The churn dash quilt block pattern is a traditional block and easy to piece. See how with step-by-step instructions! Get 6 inch, 9 inch and 12 inch block sizes.
History tells it this block was named to depict an actual butter churn.
As a kid I grew up on a farm. We did churn butter, but this block does not remind me of an actual churn. But judge for yourself!
This block is known by many names - double monkey wrench, hole in the barn door, broken plate and many more.
Because it's very geometric it would look great made with bright colors in a quilt for a teen. To have a more modern look use solid color fabrics.
Traditionally, this block is made with two different and usually contrasting fabrics. The greater the contrast the more the block design stands out.
In this tutorial I have designated the fabrics as follows
Use your scraps, fat quarters or yardage.
Here are the unit fabric cutting measurements for a 6 inch, 9 inch and a 12 inch churn dash quilt block pattern.
(Note: To increase photo size, on your keyboard hold 'Ctrl' and hit the + key.)
Simply choose your block size, cut your fabric accordingly and follow the instructions below to make the block.
This block is laid out on a 3 x 3 grid - 3 rows and 3 columns and finished block sizes that are evenly divisible by three - 6, 9, 12 inch, etc. - will be the easiest to make.
The nine units that make up the block are
Step 1 According to the measurements in the chart above for your chosen block size...
Make 4 half square triangles (not pictured here, but click the link for how to instructions) from Fabrics A and B.
Press the seams open or towards Fabric B, the background.
Step 2a Make 4 Two-Bar Units. Make a strip set from Fabrics A and B. (With the right sides together, sew a 1/4 inch seam down the longest side of the two strips.) We cut the strips oversized and will trim to size in Step 2c.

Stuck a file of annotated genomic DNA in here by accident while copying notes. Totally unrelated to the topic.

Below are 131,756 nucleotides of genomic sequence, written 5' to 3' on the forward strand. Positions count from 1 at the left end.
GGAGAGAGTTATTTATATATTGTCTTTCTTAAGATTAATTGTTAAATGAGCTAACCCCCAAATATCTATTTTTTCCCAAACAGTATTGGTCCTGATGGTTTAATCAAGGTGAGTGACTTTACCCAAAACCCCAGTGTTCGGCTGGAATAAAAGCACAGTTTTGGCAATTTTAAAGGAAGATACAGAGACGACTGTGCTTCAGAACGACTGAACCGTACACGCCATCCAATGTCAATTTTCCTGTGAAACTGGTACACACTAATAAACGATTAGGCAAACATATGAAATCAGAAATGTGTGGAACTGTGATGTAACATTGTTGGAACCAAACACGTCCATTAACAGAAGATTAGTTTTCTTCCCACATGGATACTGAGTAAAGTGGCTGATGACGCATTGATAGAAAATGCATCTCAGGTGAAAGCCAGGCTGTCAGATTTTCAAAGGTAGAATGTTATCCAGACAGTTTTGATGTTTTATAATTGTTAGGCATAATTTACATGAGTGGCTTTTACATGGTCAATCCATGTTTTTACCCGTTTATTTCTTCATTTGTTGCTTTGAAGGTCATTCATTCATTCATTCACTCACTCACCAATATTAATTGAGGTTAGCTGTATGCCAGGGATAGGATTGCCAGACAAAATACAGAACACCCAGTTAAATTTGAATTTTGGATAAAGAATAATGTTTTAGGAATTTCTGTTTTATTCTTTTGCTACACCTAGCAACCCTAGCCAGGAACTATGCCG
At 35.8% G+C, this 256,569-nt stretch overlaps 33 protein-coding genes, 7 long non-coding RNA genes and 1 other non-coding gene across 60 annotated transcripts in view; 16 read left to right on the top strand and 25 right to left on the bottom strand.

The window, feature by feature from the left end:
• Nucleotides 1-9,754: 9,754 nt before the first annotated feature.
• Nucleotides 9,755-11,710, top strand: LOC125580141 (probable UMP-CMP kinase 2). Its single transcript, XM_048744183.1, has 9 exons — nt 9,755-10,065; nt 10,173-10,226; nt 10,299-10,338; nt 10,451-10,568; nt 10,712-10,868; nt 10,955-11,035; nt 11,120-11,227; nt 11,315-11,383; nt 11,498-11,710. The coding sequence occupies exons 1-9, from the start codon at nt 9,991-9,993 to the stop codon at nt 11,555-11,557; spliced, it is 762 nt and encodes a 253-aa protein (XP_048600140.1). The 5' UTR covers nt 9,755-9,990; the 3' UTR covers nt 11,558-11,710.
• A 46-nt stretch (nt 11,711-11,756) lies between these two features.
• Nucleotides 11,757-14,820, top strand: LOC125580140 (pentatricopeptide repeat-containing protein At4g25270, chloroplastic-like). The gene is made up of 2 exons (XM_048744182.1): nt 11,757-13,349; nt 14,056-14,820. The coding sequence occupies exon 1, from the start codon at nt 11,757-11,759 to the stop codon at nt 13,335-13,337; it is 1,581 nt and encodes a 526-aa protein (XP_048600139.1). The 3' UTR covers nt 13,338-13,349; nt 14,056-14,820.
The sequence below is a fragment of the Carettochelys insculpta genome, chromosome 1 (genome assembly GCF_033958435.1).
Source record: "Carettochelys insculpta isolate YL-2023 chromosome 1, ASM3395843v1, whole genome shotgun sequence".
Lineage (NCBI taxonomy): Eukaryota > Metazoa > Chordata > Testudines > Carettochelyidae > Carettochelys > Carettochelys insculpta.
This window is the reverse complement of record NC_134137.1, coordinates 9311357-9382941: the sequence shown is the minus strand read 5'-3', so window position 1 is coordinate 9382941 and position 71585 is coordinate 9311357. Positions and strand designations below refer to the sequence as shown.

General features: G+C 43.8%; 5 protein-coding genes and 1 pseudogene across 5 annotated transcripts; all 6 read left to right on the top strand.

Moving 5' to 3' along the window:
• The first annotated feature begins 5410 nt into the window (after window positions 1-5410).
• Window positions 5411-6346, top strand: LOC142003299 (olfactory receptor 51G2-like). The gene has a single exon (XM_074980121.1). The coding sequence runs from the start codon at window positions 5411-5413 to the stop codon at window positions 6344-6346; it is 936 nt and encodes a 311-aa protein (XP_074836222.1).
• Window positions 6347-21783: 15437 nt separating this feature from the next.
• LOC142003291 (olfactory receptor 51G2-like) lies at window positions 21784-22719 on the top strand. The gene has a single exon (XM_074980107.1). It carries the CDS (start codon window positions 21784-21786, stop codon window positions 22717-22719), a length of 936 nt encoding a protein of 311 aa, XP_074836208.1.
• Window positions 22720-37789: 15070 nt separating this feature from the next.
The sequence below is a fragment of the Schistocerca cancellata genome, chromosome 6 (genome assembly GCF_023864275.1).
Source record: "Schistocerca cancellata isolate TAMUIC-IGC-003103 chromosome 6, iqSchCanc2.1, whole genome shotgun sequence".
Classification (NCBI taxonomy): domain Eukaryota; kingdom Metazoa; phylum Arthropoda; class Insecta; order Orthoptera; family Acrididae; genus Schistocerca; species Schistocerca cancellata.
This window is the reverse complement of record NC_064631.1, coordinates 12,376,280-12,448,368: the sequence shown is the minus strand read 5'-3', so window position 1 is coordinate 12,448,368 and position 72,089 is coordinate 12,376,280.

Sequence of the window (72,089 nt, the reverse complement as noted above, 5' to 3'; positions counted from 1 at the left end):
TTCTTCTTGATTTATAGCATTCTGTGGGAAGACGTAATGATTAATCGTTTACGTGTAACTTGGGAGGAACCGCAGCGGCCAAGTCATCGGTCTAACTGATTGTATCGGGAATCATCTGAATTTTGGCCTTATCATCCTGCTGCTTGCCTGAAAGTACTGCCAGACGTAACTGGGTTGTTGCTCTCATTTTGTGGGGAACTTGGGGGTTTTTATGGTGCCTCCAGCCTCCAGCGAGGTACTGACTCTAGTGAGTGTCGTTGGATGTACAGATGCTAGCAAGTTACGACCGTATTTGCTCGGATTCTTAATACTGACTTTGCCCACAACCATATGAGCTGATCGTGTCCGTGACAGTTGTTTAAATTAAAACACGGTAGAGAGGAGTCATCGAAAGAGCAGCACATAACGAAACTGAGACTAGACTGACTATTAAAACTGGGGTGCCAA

Step 2b From the strip set, cut 4 bar units the width needed for the size block that you're making.
Step 2c Press the seams inward, toward Fabric A, the churn dash. With the bar unit open, trim the bar unit to the height needed for the block size that you're making.
Step 3 From background Fabric B cut one square (not pictured) the size needed for the block that you are making.
Step 4 Near your sewing machine layout the block in the grid format as pictured below.
Fabric A, which makes up the churn dash quilt block pattern, should be pointing to the inside of the block.
Step 5a Stitch the Rows.
Sew the units of Row 1 together. With right sides together, place the bar unit from row 1 column 2 on top of the half square triangle from row 1 column 1.
Step 5b Sew the units together using a 1/4 inch seam along the right side of the block units. Finger press the seam towards the bar unit.
Step 5c With right sides together, sew the HST unit from row 1, column 3 to the bar unit in row 1, column 2, using a 1/4 inch seam.
Step 5d Finger press the seam towards the bar unit, towards the center. Row 1 is sewn together.
Step 6a In the same manner as Step 5, sew the units of Row 2 together, finger pressing the seams towards the bar units, away from the center.
Step 6b Sew the units of Row 3 together, finger pressing the seams towards the bar units, towards the center.
Step 7 Take the sewn rows to the ironing board and press this seams (not pictured).
For flatter seams, use a starch alternative pressing solution if desired.
Step 8a Sew the Rows Together.
Place Row 1 face down over Row 2 with right sides together. Nest the seams, pinning on both sides. Stitch the seam.
Step 8b Flip Row 1 right side up. Press the seam upward, toward Row 1.
Step 8c Stitch Row 3 to Row 2 in the same manner. Press the seam downward, toward row 3.
Once the block is sewn together, take it to the ironing board and give it a final press.
Here's the backside of the churn dash quilt block pattern. You can see how the seams are pressed.
backside of block pattern
backside of block pattern (a better view)
Enjoy making the churn dash quilt block. It's so versatile!
You can make it out of fabrics with a design that suits the style - modern, traditional or somewhere in between - of quilt you want to make.